UNESCO makes important decision to deploy monitoring mission in Crimea - Klimkin
Minister of Foreign Affairs of Ukraine Pavlo Klimkin states that UNESCO has taken a decision that actually allows for the deployment of a monitoring mission to monitor the situation in the occupied Crimea.
"The UNESCO Executive Council has just made an important decision regarding Crimea. In fact, this is an opportunity to deploy in Crimea a monitoring mission and struggle for the rights of education, science, and protection of cultural monuments, including the Khan Palace," Ukraine's top diplomat wrote on Twitter. We will not allow the occupation authorities to plunder and destroy Ukrainian property!" wrote Klimkin.
Read alsoUkraine's Permanent Envoy to CoE Dmytro Kuleba: "Surprisingly, some EU member states still believe dialogue is needed with Russia"As UNIAN reported earlier, on March 7, Deputy Minister of Foreign Affairs of Ukraine, chairman of the National Commission of Ukraine for UNESCO Sergey Kyslytsia and UNESCO Director-General Audrey Azoulay discussed the prospects of introducing a direct monitoring of the situation with cultural and historical heritage as a result of Russia's occupation of Crimea.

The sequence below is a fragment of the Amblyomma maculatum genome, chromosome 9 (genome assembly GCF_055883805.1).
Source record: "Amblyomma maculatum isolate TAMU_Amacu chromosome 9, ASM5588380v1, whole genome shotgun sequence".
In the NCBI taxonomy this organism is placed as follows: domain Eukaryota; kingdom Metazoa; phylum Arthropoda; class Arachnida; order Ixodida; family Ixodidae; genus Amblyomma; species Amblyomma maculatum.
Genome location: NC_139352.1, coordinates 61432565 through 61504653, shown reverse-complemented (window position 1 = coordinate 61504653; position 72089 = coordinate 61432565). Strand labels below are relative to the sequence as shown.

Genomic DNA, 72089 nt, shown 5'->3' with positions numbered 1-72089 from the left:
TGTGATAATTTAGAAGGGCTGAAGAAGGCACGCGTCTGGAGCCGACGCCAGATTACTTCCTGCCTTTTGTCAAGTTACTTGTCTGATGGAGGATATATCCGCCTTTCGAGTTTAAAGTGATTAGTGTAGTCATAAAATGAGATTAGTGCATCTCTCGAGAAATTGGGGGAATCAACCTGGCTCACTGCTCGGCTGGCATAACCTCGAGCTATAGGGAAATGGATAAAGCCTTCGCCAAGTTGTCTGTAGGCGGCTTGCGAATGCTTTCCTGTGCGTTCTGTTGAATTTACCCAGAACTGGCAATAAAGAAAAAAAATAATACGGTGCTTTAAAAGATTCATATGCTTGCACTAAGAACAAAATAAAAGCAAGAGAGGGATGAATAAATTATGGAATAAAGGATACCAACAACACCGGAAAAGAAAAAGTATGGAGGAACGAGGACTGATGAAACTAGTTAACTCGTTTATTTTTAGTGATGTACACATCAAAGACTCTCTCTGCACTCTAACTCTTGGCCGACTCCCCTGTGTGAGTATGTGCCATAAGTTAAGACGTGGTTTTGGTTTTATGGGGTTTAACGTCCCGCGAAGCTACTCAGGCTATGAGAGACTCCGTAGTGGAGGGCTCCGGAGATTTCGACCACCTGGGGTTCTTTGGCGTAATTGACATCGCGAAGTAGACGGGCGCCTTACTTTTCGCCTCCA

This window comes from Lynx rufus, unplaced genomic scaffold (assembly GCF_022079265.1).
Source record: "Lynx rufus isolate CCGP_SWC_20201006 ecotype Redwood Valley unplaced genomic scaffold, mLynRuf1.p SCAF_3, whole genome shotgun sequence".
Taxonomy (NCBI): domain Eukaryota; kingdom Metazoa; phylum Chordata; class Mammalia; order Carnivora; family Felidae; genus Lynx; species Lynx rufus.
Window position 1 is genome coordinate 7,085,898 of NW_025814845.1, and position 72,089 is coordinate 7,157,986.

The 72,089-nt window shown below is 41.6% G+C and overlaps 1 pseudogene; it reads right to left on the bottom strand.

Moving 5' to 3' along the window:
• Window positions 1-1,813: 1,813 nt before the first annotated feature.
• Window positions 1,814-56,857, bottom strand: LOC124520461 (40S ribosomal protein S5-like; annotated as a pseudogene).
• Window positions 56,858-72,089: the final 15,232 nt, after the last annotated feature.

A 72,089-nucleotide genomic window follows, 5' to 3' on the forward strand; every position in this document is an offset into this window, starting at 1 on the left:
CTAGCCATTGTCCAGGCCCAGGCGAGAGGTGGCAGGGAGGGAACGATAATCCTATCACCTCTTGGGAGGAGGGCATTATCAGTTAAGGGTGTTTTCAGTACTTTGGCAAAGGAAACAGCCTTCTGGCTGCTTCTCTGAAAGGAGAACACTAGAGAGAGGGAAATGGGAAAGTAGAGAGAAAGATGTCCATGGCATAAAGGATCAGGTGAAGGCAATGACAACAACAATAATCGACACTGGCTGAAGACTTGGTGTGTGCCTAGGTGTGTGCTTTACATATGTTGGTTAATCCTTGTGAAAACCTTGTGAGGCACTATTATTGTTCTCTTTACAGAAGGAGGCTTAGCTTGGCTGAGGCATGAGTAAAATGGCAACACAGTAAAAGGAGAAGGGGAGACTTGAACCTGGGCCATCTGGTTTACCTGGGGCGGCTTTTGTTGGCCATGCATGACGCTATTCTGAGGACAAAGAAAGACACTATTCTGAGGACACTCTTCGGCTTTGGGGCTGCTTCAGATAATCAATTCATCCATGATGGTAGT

In February, Ukraine provided to UNESCO a detailed analysis of the problems caused by the Russian occupation of the peninsula.
As noted on the website of Ukraine's Permanent Mission to UNESCO, eight decisions on monitoring the situation in the Autonomous Republic of Crimea (Ukraine) were taken in a row from the beginning of the occupation of the peninsula by the UNESCO Executive Board.
The decisions allowed for ensuring, throughout four years, the consolidation of problems of the occupied Crimea in the list of priority issues on the agenda of UNESCO's governing body, and also contributed to the formation of UNESCO's integrated monitoring mechanism on the human rights situation in Crimea and Sevastopol. The decisions are based on the UN General Assembly Resolution 68/262 "Territorial Integrity of Ukraine" adopted on March 27, 2014.